Liam Denning is a Bloomberg Gadfly columnist covering energy, mining and commodities. He previously was the editor of the Wall Street Journal's "Heard on the Street" column. Before that, he wrote for the Financial Times' Lex column. He has also worked as an investment banker and consultant.

ITC Holdings suddenly fancies itself the blushing bride. Unlike most weddings, though, if this one comes off investors should train their eyes on the groom.

ITC's stock jumped on this week's surprise announcement that it may sell itself. While any deal wouldn't be a shotgun wedding per se, let's just say ITC probably would prefer to dispense with a long engagement. As Bloomberg Gadfly's Gillian Tan wrote earlier this week, ITC's announcement comes amid a boom in utility M&A, with recent deals being done at high premiums.

If giddy valuations provide the pull, ITC's own problems provide the push. Prior to this week, its stock had fallen by 16.5 percent in 2015, lagging behind an already sickly utilities sector. The pure-play electricity transmission company has missed consensus earnings estimates in each of the past four quarters, according to numbers compiled by Bloomberg.

Lost in Transmission
Share price
Source: Bloomberg

Moreover, one of ITC's big selling points -- the promise of double-digit earnings growth -- has come under question. Customer complaints have sparked a review by the Federal Energy Regulatory Commission that could reduce ITC's allowed return on equity, with a final decision not due for about another year. ITC's development pipeline is looking murkier, with the company saying in July that lack of clarity on regulation would likely cause some projects to be "back-end loaded." Analysts are unusually divided in their estimates. The top forecast for 2016 earnings per share is about 25 percent higher than the lowest one, Bloomberg data show. Compare that with, say, Duke Energy, where the gap is about 8 percent. That ITC is now openly contemplating a sale suggests the doubts may have something to them.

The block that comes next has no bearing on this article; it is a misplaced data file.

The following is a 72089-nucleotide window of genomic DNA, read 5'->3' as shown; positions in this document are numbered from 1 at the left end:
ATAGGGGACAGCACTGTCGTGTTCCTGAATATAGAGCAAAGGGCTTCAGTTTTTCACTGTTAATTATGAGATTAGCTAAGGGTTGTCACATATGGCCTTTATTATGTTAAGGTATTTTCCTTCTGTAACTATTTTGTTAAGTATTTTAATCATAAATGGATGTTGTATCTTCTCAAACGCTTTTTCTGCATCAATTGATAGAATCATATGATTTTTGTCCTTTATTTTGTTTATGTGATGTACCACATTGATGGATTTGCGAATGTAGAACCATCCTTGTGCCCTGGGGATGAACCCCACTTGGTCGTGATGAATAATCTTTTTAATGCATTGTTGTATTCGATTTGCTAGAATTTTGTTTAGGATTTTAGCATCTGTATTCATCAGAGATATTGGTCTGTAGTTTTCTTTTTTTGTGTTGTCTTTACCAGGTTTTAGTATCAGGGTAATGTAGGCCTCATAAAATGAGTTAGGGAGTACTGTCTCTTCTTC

Which is why any ITC deal will provide a useful litmus test for the utility sector overall.

Two big recent deals in the sector -- Duke Energy's acquisition of Piedmont Natural Gas and Southern Co.'s purchase of AGL Resources -- are the canaries in this particular coal mine. Both involved largely loading up on cheap debt to pay a big premium for growth. Duke, in particular, paid 29 times estimated 2017 earnings for Piedmont, putting that gas company's multiple on a par with Twitter's.

Why pay social-media multiples for decidedly old-economy pipeline operators? Utilities traditionally make money by persuading regulators to let them invest in new power plants and networks, earning a decent, agreed return on equity on that investment. EPS growth is thus largely a function of how high your capital expenditure is. The problem is that U.S. electricity sales have stalled out since 2007 because of the recession, measures to enhance energy efficiency and, at the margin, the growing popularity of distributed power like residential solar panels.

U.S. electricity consumption isn't growing
Source: Energy Information Administration

"If your growth depends on spending on plants, that's not happening anymore," says Greg Gordon, chief utilities analyst at Evercore ISI. Hence the push by the likes of Duke and Southern to take advantage of cheap debt to buy into a faster-growing business like gas distribution to boost earnings.